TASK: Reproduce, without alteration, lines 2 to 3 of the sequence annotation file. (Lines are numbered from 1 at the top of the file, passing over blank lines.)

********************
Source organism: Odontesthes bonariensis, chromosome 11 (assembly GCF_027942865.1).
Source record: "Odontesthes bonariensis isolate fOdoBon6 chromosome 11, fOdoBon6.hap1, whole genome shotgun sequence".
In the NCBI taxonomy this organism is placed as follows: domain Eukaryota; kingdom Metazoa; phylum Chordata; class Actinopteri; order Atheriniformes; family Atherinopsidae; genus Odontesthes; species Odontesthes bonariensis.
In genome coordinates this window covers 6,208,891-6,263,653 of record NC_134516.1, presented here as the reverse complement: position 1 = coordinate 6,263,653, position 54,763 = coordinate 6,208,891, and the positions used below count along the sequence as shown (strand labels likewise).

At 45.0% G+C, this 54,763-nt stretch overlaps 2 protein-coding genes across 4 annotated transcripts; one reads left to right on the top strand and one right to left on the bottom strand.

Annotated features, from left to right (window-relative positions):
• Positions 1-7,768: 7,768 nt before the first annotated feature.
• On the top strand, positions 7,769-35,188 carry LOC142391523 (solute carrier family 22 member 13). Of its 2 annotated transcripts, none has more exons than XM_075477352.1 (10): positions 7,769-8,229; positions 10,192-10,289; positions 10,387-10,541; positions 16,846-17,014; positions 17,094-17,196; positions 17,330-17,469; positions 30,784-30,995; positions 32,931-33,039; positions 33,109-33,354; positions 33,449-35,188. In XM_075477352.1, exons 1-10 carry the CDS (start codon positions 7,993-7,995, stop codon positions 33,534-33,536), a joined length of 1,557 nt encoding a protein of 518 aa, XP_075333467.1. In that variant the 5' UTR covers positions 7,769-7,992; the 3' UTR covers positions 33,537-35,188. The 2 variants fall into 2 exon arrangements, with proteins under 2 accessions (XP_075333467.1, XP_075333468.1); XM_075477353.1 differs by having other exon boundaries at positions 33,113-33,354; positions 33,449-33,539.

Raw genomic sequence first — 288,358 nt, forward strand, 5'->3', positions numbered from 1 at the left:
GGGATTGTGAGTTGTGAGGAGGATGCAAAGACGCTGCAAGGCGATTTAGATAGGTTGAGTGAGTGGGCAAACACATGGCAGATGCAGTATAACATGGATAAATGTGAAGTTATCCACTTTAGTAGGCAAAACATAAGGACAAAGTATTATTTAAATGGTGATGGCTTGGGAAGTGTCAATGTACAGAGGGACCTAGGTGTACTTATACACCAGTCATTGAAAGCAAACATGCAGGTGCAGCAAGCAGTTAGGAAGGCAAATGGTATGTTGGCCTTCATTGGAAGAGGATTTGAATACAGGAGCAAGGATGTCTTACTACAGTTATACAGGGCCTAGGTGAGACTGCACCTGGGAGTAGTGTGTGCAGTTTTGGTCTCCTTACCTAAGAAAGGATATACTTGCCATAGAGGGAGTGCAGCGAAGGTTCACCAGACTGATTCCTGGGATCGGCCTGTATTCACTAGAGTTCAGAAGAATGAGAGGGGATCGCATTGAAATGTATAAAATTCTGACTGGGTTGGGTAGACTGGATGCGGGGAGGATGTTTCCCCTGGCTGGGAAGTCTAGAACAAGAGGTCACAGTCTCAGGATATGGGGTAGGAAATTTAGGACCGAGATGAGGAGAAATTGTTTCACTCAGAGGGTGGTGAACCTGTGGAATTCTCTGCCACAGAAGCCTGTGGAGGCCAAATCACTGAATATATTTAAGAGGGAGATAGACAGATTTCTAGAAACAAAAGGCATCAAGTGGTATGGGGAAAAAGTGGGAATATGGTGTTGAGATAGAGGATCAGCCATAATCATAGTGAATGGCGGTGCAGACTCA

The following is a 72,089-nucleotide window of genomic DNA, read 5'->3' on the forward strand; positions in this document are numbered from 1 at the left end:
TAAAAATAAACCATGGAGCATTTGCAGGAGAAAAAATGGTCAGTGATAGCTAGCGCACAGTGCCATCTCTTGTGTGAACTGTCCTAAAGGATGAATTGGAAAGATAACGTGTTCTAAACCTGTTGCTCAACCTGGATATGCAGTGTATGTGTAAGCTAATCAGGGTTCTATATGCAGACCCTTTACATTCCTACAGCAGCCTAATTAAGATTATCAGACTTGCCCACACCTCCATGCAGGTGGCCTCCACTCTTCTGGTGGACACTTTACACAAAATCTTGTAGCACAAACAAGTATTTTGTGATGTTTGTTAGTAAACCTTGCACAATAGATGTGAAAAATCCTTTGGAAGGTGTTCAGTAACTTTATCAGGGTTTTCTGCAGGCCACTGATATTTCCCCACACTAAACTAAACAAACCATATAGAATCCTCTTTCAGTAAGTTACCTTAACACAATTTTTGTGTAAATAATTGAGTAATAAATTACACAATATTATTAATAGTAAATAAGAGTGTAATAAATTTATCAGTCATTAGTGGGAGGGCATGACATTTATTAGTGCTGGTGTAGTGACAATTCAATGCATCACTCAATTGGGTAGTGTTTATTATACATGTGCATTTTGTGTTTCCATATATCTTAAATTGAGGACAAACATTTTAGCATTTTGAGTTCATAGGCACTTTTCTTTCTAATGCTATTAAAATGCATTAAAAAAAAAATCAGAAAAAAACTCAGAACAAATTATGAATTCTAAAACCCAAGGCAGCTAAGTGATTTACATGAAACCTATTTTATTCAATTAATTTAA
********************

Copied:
Source record: "Odontesthes bonariensis isolate fOdoBon6 chromosome 11, fOdoBon6.hap1, whole genome shotgun sequence".
In the NCBI taxonomy this organism is placed as follows: domain Eukaryota; kingdom Metazoa; phylum Chordata; class Actinopteri; order Atheriniformes; family Atherinopsidae; genus Odontesthes; species Odontesthes bonariensis.